Sports Medicine

, Volume 37, Issue 12, pp 1045–1070 | Cite as

Physical Activity in Preschoolers

Understanding Prevalence and Measurement Issues
  • Melody OliverEmail author
  • Grant M. Schofield
  • Gregory S. Kolt
Review Article


Accurate physical activity quantification in preschoolers is essential to establish physical activity prevalence, dose-response relationships between activity and health outcomes, and intervention effectiveness. To date, best practice approaches for physical activity measurement in preschool-aged children have been relatively understudied. This article provides a review of physical activity measurement tools for preschoolers, an overview of measurement of preschoolers’ physical activity, and directions for further research. Electronic and manual literature searches were used to identify 49 studies that measured young children’s physical activity, and 32 studies that assessed the validity and/or reliability of physical activity measures with preschool-aged children. While no prevalence data exist, measurement studies indicate that preschool children exhibit low levels of vigorous activity and high levels of inactivity, boys are more active than girls, and activity patterns tend to be sporadic and omnidirectional. As such, measures capable of capturing differing activity intensities in very short timeframes and over multiple planes are likely to have the most utility with this population. Accelerometers are well suited for this purpose, and a number of models have been used to objectively quantify preschoolers’ physical activity. Only one model of pedometer has been investigated for validity with preschool-aged children, showing equivocal results. Direct observation of physical activity can provide detailed contextual information on preschoolers’ physical activity, but is subjective and impractical for understanding daily physical activity. Proxy-report questionnaires are unlikely to be useful for determining actual physical activity levels of young children, and instead may be useful for identifying potential correlates of activity. Establishing validity is challenging due to the absence of a precise physical activity measure, or ‘criterion’, for young children. Both energy expenditure (EE) and direct observation have been considered criterion measures in the literature; however, EE is influenced by multiple variables, so its use as a physical activity ‘criterion’ is not ideal. Also, direct observation is inherently subjective, and coding protocols may result in failure to capture intermittent activity, thereby limiting its utility as a physical activity criterion. Accordingly, these issues must be taken into account where EE or direct observation are used to validate physical activity instruments. A combination of objective monitoring and direct observation may provide the best standard for the assessment of physical activity measurement tools. Ideally, the convergent validity of various physical activity tools should be investigated to determine the level of agreement between currently available measures. The correlational approaches commonly employed in the assessment of physical activity measures do not reveal this relationship, and can conceal potential bias of either measure.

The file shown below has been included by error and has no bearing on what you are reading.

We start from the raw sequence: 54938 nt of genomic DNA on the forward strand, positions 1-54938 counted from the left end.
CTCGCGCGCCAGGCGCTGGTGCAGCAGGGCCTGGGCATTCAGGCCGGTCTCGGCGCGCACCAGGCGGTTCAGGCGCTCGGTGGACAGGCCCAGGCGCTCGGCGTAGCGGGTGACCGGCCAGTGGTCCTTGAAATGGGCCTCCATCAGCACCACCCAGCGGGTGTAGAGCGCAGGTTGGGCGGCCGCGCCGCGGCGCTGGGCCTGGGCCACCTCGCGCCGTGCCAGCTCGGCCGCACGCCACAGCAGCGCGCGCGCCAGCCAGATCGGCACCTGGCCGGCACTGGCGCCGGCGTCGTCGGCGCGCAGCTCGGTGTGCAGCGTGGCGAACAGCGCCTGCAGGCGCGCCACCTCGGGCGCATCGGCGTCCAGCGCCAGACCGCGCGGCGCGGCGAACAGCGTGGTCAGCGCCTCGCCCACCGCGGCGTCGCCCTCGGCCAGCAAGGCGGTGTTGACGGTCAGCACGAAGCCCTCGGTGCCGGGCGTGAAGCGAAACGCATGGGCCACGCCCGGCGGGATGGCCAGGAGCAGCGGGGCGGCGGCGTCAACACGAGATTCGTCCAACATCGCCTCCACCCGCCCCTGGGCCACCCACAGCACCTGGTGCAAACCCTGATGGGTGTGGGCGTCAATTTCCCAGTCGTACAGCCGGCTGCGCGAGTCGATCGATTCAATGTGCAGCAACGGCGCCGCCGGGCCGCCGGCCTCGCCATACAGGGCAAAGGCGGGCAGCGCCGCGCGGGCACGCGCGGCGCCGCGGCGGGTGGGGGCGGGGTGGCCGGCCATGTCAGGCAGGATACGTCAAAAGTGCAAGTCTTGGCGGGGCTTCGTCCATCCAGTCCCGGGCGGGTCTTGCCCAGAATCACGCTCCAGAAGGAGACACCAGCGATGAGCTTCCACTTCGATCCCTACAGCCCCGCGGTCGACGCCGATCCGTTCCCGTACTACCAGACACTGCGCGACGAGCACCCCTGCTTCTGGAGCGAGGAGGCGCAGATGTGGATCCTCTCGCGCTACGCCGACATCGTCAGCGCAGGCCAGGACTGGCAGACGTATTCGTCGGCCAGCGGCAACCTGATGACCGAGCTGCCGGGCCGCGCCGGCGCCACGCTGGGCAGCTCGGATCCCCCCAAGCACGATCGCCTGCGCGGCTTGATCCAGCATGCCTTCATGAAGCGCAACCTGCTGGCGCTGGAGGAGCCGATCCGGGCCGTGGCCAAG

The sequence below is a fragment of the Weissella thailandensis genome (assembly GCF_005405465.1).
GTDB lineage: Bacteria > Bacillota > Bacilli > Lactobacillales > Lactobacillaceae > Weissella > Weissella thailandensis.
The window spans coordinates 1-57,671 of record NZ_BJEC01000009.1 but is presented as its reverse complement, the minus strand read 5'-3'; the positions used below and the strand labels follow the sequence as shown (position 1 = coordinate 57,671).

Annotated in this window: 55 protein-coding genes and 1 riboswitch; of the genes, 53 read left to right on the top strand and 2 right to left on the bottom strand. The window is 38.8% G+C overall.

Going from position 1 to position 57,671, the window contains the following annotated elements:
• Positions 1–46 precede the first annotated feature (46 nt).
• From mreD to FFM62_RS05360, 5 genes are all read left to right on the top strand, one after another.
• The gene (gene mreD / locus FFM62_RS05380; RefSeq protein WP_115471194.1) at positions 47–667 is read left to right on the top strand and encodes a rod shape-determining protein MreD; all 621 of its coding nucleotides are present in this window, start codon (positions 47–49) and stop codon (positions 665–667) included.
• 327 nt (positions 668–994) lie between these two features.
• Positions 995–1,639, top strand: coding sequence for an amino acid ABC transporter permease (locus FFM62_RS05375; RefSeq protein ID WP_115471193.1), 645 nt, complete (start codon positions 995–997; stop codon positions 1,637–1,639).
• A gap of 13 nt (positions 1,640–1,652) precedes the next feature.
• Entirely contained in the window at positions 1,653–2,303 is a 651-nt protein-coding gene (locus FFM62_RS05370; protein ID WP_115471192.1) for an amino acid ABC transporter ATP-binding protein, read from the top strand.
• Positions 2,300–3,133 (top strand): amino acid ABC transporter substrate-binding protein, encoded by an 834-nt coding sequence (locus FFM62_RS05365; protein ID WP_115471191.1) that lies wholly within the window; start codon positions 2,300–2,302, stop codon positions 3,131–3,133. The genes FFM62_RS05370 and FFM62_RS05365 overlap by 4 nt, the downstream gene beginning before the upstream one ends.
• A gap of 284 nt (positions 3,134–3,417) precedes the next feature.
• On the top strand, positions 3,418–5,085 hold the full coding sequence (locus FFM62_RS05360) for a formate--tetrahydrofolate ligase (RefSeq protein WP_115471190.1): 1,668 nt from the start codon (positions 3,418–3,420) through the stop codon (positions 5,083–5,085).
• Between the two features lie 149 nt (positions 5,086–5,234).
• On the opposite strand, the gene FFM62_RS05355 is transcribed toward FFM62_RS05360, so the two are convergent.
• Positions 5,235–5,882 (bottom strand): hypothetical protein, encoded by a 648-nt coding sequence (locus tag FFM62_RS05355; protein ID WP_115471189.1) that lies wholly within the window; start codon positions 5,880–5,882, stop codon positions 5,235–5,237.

Physical Activity Sedentary Behaviour Physical Activity Level Preschool Child Motion Sensor 
These keywords were added by machine and not by the authors. This process is experimental and the keywords may be updated as the learning algorithm improves.



This review was supported in part by funding from Sport and Recreation New Zealand and also through a Tertiary Education Commission of New Zealand Doctoral Scholarship for the primary author. There are no potential conflicts of interest that may affect ability to provide an unbiased review.


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Copyright information

© Adis Data Information BV 2007

Authors and Affiliations

  • Melody Oliver
    • 1
    Email author
  • Grant M. Schofield
    • 1
  • Gregory S. Kolt
    • 1
    • 2
  1. 1.Centre for Physical Activity and Nutrition Research, Faculty of Health and Environmental SciencesAuckland University of TechnologyNew Zealand
  2. 2.School of Biomedical and Health SciencesUniversity of Western SydneyPenrithAustralia

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